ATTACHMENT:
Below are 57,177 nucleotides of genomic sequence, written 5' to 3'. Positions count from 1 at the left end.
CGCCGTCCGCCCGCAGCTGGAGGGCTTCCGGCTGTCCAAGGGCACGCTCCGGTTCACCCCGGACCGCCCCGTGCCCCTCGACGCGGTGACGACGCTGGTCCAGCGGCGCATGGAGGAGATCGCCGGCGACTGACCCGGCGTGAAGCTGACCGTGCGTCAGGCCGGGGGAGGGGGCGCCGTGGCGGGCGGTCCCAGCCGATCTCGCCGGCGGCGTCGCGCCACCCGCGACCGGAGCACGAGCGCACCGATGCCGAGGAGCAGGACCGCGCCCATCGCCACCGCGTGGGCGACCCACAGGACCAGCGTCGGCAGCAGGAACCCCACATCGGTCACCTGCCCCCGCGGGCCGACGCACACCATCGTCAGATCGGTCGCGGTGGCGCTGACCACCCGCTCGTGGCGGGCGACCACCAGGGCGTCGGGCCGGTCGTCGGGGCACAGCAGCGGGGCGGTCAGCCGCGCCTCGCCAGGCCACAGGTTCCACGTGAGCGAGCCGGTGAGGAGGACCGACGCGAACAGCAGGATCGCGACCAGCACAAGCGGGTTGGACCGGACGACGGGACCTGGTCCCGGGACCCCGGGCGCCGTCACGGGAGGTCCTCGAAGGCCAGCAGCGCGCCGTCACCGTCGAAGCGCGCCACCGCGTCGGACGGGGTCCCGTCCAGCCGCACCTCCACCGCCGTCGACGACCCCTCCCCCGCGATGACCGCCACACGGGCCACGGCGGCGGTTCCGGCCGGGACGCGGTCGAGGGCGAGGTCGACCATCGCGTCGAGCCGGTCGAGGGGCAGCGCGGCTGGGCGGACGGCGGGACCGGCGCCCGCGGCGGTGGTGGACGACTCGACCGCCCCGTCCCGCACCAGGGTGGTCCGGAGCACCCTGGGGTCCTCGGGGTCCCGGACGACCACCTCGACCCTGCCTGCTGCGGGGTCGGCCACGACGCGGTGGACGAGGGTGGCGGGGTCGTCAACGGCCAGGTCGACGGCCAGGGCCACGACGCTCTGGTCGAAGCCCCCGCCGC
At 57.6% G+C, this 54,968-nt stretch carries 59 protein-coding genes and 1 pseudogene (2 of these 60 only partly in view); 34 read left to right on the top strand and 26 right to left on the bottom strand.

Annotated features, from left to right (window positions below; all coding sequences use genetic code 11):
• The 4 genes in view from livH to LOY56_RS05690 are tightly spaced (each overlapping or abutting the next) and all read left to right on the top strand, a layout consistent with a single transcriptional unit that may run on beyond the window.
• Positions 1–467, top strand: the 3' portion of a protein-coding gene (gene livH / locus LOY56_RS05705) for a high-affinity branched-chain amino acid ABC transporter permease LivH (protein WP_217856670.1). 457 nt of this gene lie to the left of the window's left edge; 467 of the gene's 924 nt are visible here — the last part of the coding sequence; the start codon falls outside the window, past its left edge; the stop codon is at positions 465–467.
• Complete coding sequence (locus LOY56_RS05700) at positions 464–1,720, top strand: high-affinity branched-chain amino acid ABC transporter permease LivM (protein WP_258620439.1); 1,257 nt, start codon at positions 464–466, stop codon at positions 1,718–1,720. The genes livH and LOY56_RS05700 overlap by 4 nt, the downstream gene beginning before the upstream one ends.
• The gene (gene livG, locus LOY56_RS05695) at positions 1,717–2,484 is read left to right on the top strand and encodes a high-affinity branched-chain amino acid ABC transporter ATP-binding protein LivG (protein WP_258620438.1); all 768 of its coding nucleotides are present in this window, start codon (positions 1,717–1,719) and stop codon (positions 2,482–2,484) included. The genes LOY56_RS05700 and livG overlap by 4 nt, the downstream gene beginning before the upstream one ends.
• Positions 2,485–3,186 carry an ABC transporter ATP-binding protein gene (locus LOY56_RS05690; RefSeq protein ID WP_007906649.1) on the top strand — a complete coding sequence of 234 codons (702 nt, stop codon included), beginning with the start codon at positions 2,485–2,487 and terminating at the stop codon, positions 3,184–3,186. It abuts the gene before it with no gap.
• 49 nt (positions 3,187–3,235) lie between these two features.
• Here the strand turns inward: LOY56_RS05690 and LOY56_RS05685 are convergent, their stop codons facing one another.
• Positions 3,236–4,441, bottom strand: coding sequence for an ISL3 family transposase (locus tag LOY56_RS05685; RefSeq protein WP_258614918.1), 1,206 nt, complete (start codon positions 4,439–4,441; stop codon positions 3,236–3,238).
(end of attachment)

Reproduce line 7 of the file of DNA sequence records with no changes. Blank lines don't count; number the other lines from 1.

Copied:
• Complete coding sequence (locus LOY56_RS05700) at positions 464–1,720, top strand: high-affinity branched-chain amino acid ABC transporter permease LivM (protein WP_258620439.1); 1,257 nt, start codon at positions 464–466, stop codon at positions 1,718–1,720. The genes livH and LOY56_RS05700 overlap by 4 nt, the downstream gene beginning before the upstream one ends.